THE TOUCHDOWNS occurred on opposite sides of the ball and could not have featured much more of a contrast.
For one thing, the second covered 88 more yards than the first. For another, it involved all kinds of running after the first offered nothing but high-quality soaring/snatching.
Say hello to Daquan Cooper, now of George Washington High and soon to do his football thing at Temple. As for what side of the ball will be honored by the presence of the 5-10, 165-pound Cooper . . . the jury's still out and that makes damn good sense.
In beautiful weather Saturday at Lincoln Financial Field, Cooper posted a pair of eye-popping TDs as Public numbed Non-Public, 30-20, in the 37th annual Philadelphia Eagles City All-Star Football Classic, cutting its deficit to 20-16-1 and halting a three-game skid.
His first, a 7-yarder on a pass from schoolmate Tony Smith (Delaware State), was made 33 seconds before halftime in the southeast corner and, when followed by a conversion pass to Tyrin Stone-Davis (Jules Mastbaum Tech, prep school), rallied the Pub within one point, at 17-16.
His second, a 95-yard interception return, breaking the game record for that variety of play by 28 yards, came with 4 minutes, 25 seconds showing in the fourth quarter and, when followed by another two-point pass (Smith to Northeast's Rashaun Sligh), provided sufficient breathing room at 30-20.
So, Daquan, once you're an Owl, and playing your games in this very same stadium, what's it gonna be?
"They have me down as an 'athlete,' " Cooper said. "I'm hoping to play receiver, but wherever they want me is fine. I'm a team player.
"I like catching the ball. Even on defense. I can't explain it, really. I just feel better over there."
Cooper's receiving TD came out of a trips-right, Cooper-to-the-left alignment, and was a hitch-and-go to the back corner. Talk about tight quarters. He used every last inch of room, with a defender counting his fillings.
"Tony gave me a good ball. I just had to pop up there and get it and make sure my feet were in," Cooper said. "We ran that play a lot in the season and always practiced it."
The pick was made on the same side of the field, though at the opposite end.
Folks barely neared Cooper, let alone came close to stopping him, as he raced upfield for an easy TD.
"I like running, and that one was about 80 yards," Cooper said.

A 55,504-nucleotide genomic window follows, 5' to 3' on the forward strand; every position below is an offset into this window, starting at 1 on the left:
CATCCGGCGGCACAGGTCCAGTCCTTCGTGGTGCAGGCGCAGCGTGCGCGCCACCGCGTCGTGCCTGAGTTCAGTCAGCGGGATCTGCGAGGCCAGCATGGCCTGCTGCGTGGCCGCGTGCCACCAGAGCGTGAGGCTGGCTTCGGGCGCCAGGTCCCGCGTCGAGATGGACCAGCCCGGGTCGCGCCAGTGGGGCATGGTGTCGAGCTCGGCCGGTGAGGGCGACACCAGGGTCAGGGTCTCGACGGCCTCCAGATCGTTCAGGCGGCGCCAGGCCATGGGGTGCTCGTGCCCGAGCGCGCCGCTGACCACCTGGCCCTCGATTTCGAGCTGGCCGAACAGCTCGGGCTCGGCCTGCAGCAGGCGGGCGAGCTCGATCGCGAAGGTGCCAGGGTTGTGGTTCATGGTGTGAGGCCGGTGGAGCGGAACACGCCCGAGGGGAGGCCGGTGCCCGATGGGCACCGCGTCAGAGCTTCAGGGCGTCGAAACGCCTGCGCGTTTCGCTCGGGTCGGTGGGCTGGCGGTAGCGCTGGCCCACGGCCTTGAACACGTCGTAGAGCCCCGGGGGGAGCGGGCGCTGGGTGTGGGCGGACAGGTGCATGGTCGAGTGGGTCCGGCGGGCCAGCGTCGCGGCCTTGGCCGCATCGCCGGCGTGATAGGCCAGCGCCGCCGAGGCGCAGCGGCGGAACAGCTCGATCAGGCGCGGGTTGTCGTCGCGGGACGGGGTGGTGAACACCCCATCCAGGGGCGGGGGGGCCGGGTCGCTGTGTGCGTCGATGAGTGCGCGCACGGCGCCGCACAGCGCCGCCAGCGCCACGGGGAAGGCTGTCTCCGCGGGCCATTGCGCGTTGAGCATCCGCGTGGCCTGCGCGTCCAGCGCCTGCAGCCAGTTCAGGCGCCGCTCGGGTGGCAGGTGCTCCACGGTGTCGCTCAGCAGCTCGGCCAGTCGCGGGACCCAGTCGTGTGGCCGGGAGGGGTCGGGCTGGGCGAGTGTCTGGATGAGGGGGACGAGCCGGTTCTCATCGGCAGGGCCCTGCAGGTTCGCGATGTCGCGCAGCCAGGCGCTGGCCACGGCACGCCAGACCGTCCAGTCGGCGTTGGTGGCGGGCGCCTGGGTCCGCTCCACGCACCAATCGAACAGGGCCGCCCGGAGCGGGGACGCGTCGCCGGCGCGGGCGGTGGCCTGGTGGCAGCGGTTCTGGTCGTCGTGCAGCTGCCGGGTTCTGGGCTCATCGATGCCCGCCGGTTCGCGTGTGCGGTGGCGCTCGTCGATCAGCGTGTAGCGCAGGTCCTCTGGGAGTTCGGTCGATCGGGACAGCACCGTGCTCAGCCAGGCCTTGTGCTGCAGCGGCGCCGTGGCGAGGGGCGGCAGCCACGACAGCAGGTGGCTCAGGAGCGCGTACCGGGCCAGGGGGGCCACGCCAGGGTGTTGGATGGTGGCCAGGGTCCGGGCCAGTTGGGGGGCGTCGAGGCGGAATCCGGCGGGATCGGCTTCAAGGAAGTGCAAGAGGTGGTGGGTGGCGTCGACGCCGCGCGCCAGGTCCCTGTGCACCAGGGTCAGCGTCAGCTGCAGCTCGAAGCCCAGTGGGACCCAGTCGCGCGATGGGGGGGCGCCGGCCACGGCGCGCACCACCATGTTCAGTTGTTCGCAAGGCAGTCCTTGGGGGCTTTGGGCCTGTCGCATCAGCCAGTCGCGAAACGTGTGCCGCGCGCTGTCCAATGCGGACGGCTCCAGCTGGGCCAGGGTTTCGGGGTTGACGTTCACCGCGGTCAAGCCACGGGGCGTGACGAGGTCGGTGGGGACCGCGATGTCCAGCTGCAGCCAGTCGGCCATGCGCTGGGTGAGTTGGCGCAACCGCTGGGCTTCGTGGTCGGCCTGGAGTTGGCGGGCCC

"Damn, it was 95!?" he said, laughing. "I didn't know. Running downfield I kept thinking, 'I can't wait to win this game.' "
Prior to Cooper's heroics, the day's best defensive play belonged to linebacker Camille Max (Northeast, West Chester). Just 3:40 earlier, Max posted an interception at the Pub 49 in the middle of the field and roared to a 51-yard TD, thus providing a 22-20 lead.
Max merely dropped back in coverage, cradled the errant pass and likewise experienced no threats until just inside the 10. After evading two defenders, he stopped at the goal line, turned and tumbled backward into the end zone.
Hmm. Where had he seen that before?
"That was my DeSean Jackson," Max cracked. "I was thinking about doing that all week. I kept saying, 'I'm gonna catch a pick, then do a DeSean.' Nice, right?
"I just missed a couple other interceptions. Just slightly out of position. We had a linebacker dropping back into the deep third and since I'm the fastest guy, it was me."
That the Public squad claimed the win thanks to pilfer TDs was quite ironic. Earlier, it had often been shredded by John Loughery (Penn Charter, prep school) and Anthony Reid (West Catholic, Stevenson University), who combined for 286 yards. Plus, a trick-play pass by Paul McGann (St. Joseph's Prep, Franklin & Marshall) produced another 33 yards.
The major receiver was 6-4 Jaelen Strong-Rankin, who'll go from West Catholic to Pierce (junior) College in Woodland Hills, Calif.
All he did was turn seven catches into 237 yards and TDs of 52 and 61 yards (both from Loughery). He broke the game record for receiving yards (140) even before intermission, then expanded it to one that might last forever.
Speaking of forever . . . that's how long another Pub star, defensive end Claudy Mathieu (Washington, James Madison), who lived in the N-P backfield thanks to man-child dominance, will treasure the win.
Beforehand, his final high school memory was getting thrown out of the Pub final and seeing Northeast victimize his replacement for a trick-play TD that decided the game.
"Ah, man. Bad memories," Mathieu said. "I was crying. I had the worst possible feeling. But now, this will be my last high school memory. I needed this.
"I didn't expect it. Honestly, I thought we were going to get bashed. Everybody was talking about the Catholic League guys. How much talent they had. One score I was hearing was 55-7. When you're the underdog, you've gotta play your heart out. We did it."